Tuesday, December 11, 2018

Video: Africa's Okavango Delta in 360 Degrees

360º video can be an amazing tool for delivering a unique experience. Case in point, the clip below takes us to Africa to visit the Okavango Delta in Botswana. This is a place that most of us will never be fortunate enough to see in person, but we can catch a glimpse of it here, with technology allowing us to look around in all directions to get a better look at our surroundings. The clip was shot by a team of National Geographic researchers who spent 18 days exploring the Delta. Thanks to this video, we get a sense of what that was like for them.

Video: Wingsuit Pilots Go Subterranean in 'The Crack'

It seems that BASE jumpers and wingsuit pilots are always finding new ways to push themselves and their sport to its limits. In the case of this video, that means a team of fliers leaps from the top of a tall cliff in the Swiss Alps, then makes a controlled descent down a narrow, twisty canyon referred to as "The Crack." It is some scary stuff to watch unfold, but I'd much rather see it from the comfort of my own office than the way these guys are doing.

ENO's 12 Days of Christmas Sale Continues with Half-Off Outdoor Gear

I want to once again thank my friends over at Eagles Nest Outfitters for sponsoring The Adventure Blog this month as we countdown their 12 Days of Christmas sale. If you didn't see my post last week, ENO is running some amazing sales over the next few days, giving outdoor enthusiasts, campers, and backpackers a chance to save up to 50% off on some of their best gear. But, you'll have to hurry, because the sale wraps up this week.

Here's the catch. You have to go to ENO's website everyday to see exactly what's on sale. And when find something you like, you'd better grab it quick, because it probably won't be on sale tomorrow too.  For instance, today, the company has its awesome Indio Daypack available at just $24.95, while its excellent Twilights Camp Lights are priced at $9.98. Those are deals that are tough to beat, whether you're shopping for someone else on your list or you're looking to get yourself a little something too.

For those not familiar with ENO, they make some of the absolute best camping hammocks and accessories that money can buy. They are lightweight, durable, and easy to set up, with complete packages for one stop shopping. But beyond that, the company makes a host of other great products as well, including the aforementioned Indio Daypack and a number of other great backpacks and totes. I'm also partial to their chairs and blankets too, which are fantastic for camping or just lounging around in the backyard.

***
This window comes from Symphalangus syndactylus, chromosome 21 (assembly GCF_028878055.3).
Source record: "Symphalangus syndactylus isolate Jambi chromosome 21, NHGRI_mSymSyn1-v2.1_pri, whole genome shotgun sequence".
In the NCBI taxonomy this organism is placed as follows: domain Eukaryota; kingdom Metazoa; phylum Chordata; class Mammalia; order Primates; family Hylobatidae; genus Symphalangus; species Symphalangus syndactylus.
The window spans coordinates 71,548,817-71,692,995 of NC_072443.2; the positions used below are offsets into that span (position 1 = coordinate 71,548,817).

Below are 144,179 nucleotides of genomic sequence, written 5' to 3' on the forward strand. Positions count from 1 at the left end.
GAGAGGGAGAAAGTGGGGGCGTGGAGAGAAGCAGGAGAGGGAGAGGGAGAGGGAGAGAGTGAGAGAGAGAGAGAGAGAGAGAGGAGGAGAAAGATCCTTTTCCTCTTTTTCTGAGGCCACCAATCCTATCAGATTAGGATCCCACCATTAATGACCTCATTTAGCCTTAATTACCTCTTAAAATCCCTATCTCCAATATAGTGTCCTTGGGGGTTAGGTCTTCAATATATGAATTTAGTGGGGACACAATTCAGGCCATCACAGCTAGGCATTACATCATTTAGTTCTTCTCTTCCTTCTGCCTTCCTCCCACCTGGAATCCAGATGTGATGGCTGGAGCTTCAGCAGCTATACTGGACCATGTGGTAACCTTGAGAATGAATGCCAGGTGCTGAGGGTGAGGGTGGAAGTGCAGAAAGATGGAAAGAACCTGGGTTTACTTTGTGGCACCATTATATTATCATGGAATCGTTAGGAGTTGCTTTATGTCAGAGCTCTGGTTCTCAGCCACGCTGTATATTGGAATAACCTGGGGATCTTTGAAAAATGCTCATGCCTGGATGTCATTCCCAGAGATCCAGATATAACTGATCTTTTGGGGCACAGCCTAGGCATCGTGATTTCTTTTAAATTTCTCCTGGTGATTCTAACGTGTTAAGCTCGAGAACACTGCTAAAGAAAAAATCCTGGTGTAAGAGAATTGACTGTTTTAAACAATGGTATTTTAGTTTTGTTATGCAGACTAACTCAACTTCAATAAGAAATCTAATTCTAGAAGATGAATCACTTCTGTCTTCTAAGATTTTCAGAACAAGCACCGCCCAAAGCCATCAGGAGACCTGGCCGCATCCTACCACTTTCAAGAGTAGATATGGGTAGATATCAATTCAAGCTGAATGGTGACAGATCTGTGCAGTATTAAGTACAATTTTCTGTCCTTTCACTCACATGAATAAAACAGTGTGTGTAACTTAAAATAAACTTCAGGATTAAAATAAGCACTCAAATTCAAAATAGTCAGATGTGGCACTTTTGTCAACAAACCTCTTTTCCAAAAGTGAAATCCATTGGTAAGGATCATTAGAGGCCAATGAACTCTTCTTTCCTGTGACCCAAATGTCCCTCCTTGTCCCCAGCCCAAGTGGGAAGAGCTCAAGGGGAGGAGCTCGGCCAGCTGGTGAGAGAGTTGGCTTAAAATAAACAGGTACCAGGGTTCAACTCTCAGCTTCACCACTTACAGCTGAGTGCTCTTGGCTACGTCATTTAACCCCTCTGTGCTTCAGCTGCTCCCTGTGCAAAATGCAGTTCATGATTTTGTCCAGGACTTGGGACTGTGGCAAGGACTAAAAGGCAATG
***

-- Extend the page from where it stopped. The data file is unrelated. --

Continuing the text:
So if you're still looking to close out that holiday shopping list, head over to the ENO website now and wrap things up. But if you don't see something you want on sale today, drop back over tomorrow, because chances are it might be on sale then instead.

Again, a big thank you to the team at ENO for sponsoring the site in December.

American Ultrarunner Sets New 24-Hour and 100-Mile Mark

This past weekend endurance athlete Camille Herron set impressive new marks for ultrarunners, establishing new records for a 24-hour run and covering 100 miles (161 km) on a track. The event took place in Arizona at the Desert Solstice Invitational, where Herron proved she is amongst the elite athletes in the sport.

At the event, Herron ran for 24 hours straight on the track, covering 162.9 miles (262.1 km) in that time period. That's a new world record, but it wasn't the only one she set. She also managed to complete the 100 mile distance in 13 hours, 25 minutes, besting the previous mark by 20 minutes. Over the course of the 24 hour period, she completed 650 laps around the 400-meter course, while maintaining an average speed of an 8:40 mile. That's faster than most people run their first –– or any other –– mile in a typical 5k or 10k.

In comparison, the previous 24-hour distance record was held by Patrycja Bereznowska of Poland, who covered 160.53 miles (258.3 km). The current male record is held by Jacob Jackson and sits at 157.58 (253.6 km).